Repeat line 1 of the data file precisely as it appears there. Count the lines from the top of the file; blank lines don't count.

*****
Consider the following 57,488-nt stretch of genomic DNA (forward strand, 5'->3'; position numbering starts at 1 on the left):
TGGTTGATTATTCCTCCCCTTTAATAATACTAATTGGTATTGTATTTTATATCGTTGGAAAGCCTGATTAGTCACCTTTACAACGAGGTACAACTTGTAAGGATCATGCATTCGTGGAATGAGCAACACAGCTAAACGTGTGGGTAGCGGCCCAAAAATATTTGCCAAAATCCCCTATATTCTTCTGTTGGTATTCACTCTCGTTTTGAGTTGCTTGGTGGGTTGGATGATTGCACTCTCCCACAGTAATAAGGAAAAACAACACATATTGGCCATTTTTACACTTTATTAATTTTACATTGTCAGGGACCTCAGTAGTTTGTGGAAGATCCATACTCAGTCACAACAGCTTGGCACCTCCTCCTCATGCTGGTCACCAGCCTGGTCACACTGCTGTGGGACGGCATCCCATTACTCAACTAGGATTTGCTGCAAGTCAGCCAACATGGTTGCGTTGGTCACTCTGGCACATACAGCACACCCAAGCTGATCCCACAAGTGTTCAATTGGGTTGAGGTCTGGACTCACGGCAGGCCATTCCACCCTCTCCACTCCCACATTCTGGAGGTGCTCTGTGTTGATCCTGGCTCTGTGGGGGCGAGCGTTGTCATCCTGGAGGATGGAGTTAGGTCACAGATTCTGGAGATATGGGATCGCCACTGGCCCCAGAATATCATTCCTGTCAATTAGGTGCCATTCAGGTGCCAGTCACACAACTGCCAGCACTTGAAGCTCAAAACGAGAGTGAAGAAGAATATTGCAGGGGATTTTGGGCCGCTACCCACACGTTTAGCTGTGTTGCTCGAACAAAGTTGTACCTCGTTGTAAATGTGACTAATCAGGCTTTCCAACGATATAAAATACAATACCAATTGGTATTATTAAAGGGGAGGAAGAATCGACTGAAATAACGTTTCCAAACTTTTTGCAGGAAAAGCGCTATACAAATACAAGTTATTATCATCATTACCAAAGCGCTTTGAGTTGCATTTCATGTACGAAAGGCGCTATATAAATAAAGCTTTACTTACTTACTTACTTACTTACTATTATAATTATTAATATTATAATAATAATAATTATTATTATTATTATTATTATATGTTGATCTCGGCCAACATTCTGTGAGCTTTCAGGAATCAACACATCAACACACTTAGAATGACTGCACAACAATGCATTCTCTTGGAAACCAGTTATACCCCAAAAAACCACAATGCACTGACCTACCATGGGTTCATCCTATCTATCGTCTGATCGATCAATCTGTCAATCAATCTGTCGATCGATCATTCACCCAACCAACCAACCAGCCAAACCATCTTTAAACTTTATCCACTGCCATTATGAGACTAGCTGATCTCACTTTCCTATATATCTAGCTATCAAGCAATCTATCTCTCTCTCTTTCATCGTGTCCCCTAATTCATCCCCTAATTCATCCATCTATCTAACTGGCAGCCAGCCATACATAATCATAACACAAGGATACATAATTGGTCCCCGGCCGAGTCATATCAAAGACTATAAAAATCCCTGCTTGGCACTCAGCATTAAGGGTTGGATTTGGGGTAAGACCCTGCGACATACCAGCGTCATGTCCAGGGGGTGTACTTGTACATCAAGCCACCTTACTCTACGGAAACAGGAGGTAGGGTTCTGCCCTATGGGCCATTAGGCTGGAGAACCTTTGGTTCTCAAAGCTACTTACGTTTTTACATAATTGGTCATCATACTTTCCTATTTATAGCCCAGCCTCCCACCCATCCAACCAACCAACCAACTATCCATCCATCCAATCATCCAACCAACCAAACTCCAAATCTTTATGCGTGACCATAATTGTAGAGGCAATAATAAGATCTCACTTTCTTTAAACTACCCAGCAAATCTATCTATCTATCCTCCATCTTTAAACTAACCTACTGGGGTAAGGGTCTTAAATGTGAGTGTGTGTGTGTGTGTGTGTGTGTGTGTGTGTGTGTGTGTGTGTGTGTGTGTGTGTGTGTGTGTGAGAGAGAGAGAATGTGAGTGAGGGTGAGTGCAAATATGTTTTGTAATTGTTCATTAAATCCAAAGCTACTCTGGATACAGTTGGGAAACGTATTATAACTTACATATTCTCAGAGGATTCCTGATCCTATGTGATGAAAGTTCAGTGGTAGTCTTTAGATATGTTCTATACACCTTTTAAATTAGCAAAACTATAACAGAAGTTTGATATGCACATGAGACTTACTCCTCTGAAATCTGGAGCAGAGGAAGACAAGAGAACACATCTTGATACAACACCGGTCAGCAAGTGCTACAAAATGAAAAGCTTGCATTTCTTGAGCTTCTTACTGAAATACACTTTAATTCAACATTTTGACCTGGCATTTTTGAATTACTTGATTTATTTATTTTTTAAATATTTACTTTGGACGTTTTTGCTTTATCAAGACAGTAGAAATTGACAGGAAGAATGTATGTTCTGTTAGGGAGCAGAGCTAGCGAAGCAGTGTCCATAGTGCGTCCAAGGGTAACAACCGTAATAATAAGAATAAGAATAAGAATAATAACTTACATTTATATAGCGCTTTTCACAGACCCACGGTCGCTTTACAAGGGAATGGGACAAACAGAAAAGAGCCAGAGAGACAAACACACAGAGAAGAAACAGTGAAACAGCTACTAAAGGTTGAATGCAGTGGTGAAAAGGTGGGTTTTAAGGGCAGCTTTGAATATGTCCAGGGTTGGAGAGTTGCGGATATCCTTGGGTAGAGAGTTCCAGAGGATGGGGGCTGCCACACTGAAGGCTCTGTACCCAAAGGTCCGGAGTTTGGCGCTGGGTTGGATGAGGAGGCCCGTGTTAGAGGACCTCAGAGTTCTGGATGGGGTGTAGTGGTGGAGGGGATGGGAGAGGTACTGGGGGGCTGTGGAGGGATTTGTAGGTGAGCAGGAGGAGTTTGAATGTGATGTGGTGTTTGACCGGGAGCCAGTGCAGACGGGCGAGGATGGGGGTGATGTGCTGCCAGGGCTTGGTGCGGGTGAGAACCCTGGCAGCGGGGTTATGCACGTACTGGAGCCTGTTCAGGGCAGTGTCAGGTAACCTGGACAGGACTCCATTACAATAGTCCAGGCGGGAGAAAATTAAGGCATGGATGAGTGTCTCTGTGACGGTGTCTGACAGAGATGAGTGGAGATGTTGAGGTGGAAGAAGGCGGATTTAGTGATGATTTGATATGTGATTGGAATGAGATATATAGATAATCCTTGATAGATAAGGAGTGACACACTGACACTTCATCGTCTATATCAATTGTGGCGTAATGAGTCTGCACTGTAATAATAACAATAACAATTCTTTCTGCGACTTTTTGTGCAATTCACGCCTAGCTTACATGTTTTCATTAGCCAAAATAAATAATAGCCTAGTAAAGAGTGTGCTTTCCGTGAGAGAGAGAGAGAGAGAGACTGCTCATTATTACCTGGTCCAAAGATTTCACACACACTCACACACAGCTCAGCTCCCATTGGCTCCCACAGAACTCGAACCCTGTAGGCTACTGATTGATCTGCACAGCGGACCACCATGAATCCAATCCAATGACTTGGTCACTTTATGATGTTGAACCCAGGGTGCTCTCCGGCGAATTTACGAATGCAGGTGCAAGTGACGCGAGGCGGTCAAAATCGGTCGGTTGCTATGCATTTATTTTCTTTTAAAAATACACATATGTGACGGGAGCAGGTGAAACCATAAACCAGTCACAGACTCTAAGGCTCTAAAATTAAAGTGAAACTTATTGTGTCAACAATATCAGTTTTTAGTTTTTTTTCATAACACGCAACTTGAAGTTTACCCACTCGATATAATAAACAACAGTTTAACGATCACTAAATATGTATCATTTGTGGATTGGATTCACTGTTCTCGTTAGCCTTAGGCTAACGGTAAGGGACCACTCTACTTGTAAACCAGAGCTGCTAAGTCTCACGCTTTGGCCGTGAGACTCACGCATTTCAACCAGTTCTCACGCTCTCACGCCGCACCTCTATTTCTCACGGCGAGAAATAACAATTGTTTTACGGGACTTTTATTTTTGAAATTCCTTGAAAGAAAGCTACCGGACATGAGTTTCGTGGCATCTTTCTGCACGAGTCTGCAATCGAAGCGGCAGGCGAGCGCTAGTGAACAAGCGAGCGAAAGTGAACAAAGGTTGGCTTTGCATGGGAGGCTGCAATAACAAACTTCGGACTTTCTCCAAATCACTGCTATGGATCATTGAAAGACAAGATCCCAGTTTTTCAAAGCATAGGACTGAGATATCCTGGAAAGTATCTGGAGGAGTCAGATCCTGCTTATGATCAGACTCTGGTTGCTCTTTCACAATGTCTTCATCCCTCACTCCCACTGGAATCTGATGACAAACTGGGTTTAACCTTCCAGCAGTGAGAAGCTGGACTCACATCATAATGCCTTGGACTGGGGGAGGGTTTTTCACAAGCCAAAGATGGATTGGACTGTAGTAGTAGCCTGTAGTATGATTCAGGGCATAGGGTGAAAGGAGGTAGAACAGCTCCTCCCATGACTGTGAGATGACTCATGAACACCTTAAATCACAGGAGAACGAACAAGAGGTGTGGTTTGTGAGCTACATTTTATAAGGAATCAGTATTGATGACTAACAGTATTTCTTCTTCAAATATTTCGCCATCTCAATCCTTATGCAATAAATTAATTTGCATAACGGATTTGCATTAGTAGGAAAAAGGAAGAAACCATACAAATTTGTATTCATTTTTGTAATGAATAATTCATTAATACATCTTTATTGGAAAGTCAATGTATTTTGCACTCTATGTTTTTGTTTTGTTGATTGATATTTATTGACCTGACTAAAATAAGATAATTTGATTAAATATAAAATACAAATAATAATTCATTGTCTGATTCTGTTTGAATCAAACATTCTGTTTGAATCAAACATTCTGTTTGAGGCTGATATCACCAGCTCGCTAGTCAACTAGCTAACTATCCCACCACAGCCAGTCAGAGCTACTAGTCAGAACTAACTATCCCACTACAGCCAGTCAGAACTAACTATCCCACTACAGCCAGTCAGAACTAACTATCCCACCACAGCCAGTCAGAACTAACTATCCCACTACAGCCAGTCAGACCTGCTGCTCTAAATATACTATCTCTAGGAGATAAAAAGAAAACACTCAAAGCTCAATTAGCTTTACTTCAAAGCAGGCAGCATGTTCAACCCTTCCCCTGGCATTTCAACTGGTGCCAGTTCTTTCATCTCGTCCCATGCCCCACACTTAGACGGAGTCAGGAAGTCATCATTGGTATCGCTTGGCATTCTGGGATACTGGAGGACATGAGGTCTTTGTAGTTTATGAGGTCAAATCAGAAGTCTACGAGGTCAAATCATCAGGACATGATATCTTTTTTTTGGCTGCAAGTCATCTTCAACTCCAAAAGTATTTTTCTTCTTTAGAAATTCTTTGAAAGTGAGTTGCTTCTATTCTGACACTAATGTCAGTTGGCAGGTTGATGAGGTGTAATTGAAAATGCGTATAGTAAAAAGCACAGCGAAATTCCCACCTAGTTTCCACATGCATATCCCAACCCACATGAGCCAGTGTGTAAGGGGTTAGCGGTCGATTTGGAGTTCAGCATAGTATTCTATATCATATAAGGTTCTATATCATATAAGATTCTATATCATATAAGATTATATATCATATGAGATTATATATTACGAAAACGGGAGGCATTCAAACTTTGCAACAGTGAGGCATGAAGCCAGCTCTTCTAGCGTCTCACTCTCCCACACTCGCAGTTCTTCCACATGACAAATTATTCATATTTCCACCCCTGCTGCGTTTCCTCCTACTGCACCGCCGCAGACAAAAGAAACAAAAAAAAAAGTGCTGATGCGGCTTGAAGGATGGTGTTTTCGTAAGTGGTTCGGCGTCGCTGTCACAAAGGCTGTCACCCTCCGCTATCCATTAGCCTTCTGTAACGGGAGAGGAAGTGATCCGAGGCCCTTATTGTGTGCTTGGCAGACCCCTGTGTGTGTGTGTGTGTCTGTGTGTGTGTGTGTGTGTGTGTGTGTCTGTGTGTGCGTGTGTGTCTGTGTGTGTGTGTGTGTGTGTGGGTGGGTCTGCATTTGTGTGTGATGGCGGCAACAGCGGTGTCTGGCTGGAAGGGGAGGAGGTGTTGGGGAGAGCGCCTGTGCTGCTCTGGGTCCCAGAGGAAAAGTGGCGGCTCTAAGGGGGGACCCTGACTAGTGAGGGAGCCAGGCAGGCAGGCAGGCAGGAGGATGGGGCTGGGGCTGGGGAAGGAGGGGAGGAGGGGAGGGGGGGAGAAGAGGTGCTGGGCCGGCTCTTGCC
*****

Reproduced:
Consider the following 57,488-nt stretch of genomic DNA (forward strand, 5'->3'; position numbering starts at 1 on the left):